The leading edge of the storm system extended eastward, clashing with cold air and causing severe weather conditions in Oklahoma. A squall line marched through Oklahoma on Sunday, with reports of multiple tornadoes touching down. The National Weather Service confirmed a tornado in the area of Shawnee, a city just east of Oklahoma City. The weather service office in Norman, south of Oklahoma City, tweeted that a tornado apparently passed nearby, to its south, and it was possibly the same vortex.

Shawnee Fire Chief Tony Wittmann said on Sunday night that he knew of no injuries, but there was some damage to homes, as well as fractured gas lines and downed utility wires, north of Interstate 40. Norman’s NBC affiliate, KFOR, reported damage to homes, uprooted trees, and downed wires, but it was unclear whether there were injuries. As the unstable weather moved away from

In addition to the snow and heavy rain in Southern California and the tornadoes in Oklahoma, other parts of the country were also affected by extreme weather conditions over the weekend.

In Arizona, where winter storms are less common, snow and ice caused multiple road closures, including on Interstate 40 and U.S. 93, according to the Arizona Department of Transportation. In Flagstaff, more than 3 feet of snow had fallen since Thursday, leading to power outages and school closures. The National Weather Service also issued a blizzard warning for parts of the state.

In Colorado, high winds and blowing snow caused difficult driving conditions on Interstate 70, leading to multiple accidents and closures. The weather service warned of a “dangerous winter storm” in the region, with heavy snow and strong winds expected to continue through Monday.

In the Midwest, heavy snowfall caused problems for travelers and residents alike. In Iowa, more than 10 inches of snow fell in some areas, leading to accidents on highways and road closures. In Illinois, more than 8 inches of snow fell in Chicago, causing more than 1,000 flight cancellations and delays at O’Hare and Midway airports.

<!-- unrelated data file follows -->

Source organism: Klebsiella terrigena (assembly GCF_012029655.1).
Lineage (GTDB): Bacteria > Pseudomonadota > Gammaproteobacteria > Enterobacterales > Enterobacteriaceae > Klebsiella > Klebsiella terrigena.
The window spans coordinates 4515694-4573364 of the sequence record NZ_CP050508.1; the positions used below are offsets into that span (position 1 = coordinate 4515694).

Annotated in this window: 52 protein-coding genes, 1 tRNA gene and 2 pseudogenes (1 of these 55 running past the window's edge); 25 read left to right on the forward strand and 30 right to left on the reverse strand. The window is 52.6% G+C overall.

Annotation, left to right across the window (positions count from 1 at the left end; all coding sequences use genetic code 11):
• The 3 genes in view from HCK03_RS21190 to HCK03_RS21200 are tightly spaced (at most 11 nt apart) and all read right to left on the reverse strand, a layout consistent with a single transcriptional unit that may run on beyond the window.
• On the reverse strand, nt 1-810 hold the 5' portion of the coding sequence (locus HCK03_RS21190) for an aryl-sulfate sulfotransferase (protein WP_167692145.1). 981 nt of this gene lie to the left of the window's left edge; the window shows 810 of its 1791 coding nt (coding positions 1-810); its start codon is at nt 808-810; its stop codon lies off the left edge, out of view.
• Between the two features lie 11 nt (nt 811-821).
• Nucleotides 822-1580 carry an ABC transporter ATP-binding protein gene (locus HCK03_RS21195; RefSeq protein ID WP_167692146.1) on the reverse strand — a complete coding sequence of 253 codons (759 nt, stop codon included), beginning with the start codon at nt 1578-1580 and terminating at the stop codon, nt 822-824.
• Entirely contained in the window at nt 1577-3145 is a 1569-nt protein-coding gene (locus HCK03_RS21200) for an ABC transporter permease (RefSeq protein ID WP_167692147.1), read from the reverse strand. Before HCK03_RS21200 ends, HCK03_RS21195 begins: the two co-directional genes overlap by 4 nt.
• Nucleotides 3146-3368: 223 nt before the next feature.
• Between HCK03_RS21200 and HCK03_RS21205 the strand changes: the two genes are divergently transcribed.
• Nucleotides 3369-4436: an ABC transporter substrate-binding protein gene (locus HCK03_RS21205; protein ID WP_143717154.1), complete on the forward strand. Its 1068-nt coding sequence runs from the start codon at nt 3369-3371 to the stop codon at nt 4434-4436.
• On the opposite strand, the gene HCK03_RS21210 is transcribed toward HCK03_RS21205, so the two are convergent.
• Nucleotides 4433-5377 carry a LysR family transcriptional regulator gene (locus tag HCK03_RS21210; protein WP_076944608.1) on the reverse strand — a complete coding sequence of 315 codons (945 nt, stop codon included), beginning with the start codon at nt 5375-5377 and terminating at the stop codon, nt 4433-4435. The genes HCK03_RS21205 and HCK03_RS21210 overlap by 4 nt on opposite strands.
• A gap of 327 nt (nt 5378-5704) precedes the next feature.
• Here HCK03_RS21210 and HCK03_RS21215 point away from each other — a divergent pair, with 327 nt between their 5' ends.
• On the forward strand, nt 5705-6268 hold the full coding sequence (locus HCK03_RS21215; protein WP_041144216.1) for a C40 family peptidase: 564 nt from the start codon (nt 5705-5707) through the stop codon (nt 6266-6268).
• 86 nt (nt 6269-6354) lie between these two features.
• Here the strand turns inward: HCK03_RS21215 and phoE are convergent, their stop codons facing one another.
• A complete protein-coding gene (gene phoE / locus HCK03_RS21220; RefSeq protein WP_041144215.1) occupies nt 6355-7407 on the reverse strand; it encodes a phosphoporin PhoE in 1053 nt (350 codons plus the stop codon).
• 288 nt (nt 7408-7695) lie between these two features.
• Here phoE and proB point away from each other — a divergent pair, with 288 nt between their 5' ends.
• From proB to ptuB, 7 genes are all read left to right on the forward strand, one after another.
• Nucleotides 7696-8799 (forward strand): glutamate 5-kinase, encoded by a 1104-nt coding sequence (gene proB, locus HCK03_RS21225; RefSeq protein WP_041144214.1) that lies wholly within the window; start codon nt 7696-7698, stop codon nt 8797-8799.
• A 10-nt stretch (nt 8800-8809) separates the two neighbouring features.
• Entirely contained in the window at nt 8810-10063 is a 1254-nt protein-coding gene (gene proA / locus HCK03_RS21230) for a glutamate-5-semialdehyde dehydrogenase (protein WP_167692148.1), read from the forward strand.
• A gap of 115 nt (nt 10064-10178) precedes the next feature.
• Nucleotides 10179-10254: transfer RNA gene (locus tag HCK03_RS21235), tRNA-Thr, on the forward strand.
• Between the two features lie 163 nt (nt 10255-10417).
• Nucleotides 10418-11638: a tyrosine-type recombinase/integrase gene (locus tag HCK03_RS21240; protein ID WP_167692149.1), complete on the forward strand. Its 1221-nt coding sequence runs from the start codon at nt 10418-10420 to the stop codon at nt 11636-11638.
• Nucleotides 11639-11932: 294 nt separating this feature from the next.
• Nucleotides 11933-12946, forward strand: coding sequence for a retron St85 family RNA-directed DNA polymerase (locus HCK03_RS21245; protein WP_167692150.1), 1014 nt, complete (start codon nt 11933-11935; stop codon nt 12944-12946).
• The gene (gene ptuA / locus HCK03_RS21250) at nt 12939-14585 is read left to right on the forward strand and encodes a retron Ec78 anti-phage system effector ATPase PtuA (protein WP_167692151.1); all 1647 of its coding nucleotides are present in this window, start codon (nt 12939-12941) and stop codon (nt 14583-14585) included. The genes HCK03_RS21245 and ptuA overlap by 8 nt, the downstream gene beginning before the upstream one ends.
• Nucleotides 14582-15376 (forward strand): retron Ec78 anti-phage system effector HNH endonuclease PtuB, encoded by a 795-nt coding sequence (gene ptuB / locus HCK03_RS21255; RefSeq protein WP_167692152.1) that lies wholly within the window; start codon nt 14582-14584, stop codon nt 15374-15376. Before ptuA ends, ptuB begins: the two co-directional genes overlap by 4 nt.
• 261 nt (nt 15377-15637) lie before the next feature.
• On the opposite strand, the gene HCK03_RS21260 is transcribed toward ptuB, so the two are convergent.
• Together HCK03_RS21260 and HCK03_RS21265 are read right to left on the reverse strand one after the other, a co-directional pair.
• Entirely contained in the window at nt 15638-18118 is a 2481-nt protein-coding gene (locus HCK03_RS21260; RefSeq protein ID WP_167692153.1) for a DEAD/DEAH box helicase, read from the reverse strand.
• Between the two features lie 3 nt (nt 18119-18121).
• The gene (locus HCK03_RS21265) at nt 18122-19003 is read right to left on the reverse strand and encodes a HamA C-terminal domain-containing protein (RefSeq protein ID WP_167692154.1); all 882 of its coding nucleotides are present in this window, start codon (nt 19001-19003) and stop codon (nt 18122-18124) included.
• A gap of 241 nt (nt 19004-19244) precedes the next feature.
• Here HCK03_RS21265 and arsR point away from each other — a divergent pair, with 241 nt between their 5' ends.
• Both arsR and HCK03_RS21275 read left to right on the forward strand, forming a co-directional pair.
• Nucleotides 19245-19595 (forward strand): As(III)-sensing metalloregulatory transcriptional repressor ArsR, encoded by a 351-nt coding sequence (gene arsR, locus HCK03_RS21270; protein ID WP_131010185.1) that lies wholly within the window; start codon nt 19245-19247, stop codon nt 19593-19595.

The extreme weather also had economic impacts. The shutdown of Interstate 5’s Grapevine caused problems for truckers transporting goods between Northern and Southern California, leading to delays and shortages of some products. The snow in Southern California also forced the closure of several ski resorts, affecting tourism and local businesses.

These extreme weather events are not isolated incidents and may be linked to climate change. Climate scientists have warned that as the planet warms, extreme weather events such as heatwaves, droughts, floods, and storms are becoming more frequent and intense. In addition, warmer ocean temperatures can provide more energy for storms, leading to more severe weather conditions.

The storm that brought snow and heavy rain to Southern California and tornadoes to Oklahoma over the weekend was part of a larger system that affected multiple regions across the country. The extreme weather caused damage, power outages, and travel disruptions, and may be linked to climate change. As extreme weather events become more frequent and intense, it is important to take steps to mitigate their impacts and address the root causes of climate change.